"News travels fast in a small town; bad news travels even faster, but all too often that 'news' is no such thing. All too often, that 'news' is little more than rumor, sometimes made up out of whole cloth and at best some grain of truth exaggerated in its retellings vastly, and often alarmingly out of proportion.

"In a small town, readers expect their newspaper to separate the wheat from the chaff and then to 'tell it like it is.'"

OSHA policy changes could phase out crop fertilizer

Anhydrous ammonia, the most economical form of nitrogen fertilizer for crops, is becoming scarce, Russ Quinn reports for DTN The Progressive Farmer. Some retailers say they have stopped carrying the product in anticipation of changing Occupational Safety and Health Administration policies regarding how ammonia is regulated for fertilizer retailers.

Changes in fertilizer storage regulations were initiated after the April 2013 deadly West, Texas, fertilizer facility explosion—which was caused by ammonium nitrate, Quinn writes. President Obama in August 2013 issued an executive order to improve chemical facility and safety and security. "At that point, OSHA decided to revise the interpretation of the exemption of retail facilities from Process Safety Management of Highly Hazardous Chemicals (PSM) regulations. The agency wants to eliminate the retail exemption for fertilizer retailers, which would subject retailers to new programs and safety rules. This, in turn, could end up costing retailers money in major renovations. Some smaller retailers may just stop selling ammonia. The deadline for retailers to comply with the OSHA policy change is Dec. 31."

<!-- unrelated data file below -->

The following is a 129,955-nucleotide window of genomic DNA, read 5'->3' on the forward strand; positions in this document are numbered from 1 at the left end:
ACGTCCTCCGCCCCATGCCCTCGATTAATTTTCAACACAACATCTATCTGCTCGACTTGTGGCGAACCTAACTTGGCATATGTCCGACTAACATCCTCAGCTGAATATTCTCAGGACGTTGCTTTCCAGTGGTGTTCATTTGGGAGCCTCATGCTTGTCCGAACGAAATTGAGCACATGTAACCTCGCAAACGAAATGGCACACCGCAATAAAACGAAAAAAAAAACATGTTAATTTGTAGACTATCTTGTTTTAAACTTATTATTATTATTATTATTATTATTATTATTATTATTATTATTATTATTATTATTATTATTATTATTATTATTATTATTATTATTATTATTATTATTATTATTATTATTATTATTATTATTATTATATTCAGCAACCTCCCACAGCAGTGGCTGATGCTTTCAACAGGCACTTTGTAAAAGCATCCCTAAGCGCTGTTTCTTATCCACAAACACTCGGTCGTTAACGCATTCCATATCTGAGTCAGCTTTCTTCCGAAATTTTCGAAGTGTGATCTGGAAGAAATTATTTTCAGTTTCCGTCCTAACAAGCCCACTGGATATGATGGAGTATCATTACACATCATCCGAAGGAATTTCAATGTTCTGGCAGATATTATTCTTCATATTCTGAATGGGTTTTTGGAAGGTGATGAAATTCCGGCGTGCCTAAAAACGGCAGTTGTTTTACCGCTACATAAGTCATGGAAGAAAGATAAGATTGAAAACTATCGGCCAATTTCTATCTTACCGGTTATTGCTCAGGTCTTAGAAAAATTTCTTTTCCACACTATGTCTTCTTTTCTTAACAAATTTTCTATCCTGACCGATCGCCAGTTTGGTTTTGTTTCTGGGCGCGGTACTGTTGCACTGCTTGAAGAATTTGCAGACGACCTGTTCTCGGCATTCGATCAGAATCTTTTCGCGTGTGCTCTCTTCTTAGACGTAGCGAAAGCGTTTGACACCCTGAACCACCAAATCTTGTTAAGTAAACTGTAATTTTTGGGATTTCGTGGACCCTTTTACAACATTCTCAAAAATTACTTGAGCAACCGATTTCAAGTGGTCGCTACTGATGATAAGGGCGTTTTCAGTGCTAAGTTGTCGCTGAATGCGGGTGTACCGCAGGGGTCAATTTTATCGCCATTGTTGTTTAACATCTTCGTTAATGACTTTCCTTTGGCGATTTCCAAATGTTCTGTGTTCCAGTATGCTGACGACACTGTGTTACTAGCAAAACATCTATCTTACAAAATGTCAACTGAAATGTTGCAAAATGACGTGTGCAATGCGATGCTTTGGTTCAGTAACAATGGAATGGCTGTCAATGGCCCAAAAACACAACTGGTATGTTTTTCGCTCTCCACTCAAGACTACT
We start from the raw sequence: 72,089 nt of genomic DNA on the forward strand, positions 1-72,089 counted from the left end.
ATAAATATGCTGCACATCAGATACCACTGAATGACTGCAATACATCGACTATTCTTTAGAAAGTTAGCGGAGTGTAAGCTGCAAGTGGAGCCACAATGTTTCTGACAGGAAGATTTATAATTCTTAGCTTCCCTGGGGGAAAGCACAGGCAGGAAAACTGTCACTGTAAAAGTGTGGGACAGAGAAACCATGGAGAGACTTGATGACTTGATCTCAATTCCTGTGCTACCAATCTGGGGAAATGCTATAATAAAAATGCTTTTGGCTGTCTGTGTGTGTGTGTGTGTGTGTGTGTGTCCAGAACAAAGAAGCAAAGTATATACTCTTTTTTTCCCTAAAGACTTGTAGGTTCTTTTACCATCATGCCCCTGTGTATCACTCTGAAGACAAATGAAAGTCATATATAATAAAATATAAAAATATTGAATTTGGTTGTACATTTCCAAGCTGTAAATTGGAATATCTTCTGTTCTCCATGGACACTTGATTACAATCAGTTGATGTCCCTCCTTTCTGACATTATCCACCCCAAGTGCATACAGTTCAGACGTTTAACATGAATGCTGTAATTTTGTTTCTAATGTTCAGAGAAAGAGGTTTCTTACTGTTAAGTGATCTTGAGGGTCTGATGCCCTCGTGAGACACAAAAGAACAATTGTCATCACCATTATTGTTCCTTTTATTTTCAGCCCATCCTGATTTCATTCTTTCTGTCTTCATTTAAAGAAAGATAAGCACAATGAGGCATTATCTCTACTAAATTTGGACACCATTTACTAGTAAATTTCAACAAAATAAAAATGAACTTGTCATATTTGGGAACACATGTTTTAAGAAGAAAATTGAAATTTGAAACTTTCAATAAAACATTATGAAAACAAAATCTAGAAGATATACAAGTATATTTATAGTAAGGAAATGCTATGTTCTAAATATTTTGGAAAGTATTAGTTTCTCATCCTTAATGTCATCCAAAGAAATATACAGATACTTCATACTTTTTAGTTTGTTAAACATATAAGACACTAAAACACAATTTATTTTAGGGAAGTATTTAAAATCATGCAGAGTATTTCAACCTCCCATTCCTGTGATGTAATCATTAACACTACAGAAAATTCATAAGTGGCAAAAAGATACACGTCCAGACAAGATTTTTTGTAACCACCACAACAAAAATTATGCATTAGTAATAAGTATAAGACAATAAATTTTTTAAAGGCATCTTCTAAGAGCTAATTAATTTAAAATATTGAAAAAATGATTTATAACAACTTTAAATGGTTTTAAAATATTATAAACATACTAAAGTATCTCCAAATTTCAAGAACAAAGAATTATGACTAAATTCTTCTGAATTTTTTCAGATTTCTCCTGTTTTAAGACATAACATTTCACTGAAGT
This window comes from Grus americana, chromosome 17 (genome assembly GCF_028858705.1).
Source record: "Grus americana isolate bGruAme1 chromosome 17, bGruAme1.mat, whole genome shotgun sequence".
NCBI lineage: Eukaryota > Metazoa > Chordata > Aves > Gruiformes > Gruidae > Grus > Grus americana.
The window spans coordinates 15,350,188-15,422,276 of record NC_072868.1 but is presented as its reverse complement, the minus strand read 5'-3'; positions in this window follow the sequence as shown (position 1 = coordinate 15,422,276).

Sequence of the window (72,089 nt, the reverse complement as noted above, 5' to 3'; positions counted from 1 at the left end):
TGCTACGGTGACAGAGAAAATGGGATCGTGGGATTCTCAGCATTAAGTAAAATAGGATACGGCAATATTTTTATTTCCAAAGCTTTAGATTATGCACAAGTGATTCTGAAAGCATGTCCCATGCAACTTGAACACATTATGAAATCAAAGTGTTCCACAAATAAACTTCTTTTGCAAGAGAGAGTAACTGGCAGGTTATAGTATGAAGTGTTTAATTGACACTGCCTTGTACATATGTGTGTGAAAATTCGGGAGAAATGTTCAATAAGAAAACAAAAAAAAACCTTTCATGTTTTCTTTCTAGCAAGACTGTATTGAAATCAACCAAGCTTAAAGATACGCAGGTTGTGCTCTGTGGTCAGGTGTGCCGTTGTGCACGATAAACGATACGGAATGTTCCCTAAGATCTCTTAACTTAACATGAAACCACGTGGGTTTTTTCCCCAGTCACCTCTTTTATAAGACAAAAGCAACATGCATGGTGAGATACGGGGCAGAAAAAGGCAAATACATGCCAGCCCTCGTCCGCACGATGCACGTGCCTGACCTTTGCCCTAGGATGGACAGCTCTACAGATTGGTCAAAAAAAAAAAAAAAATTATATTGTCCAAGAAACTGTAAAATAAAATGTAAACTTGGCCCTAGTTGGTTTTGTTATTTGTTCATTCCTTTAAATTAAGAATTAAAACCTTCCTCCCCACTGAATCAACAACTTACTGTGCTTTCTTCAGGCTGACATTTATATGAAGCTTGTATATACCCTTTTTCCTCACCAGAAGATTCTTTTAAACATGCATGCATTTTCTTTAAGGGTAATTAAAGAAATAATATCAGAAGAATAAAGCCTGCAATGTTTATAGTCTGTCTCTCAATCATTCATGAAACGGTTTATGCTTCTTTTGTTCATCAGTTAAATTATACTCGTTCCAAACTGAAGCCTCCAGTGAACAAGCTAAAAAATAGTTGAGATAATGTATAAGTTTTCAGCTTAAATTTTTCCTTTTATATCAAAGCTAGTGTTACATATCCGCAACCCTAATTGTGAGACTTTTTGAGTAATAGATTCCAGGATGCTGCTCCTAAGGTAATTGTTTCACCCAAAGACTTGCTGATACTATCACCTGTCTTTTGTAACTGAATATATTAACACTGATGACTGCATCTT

OSHA "estimates the policy change will affect 4,800 fertilizer retailers," Quinn writes. "The policy doesn't affect businesses, such as gas stations, that sell small volumes of chemicals." Industry experts and OSHA are at odd over how costly the move will be to retailers. The industry says it will cost more than $20,000 per site, while OSHA estimated $2,160 per site. Several groups have joined a lawsuit "against the OSHA memorandum withdrawing the retail PSM exemption." (Read more)

Patriot Coal drops plan to divert money from health insurance of retired Indiana coal miners

Patriot Coal is withdrawing its plan to divert "$18 million intended for the health insurance of retired Indiana miners to pay attorneys and other bankruptcy costs," Alec MacGillis reports for ProPublica. The deal worked out by the lawyers and financiers would have left "only $3 million to cover the guaranteed health-care benefits of 208 retired miners and their dependents, enough to last only about a year and a half. The deal was especially striking given that the unionized miners had themselves never worked for Patriot. Instead, they were having their benefits stripped of their value through an elaborate bit of financial engineering."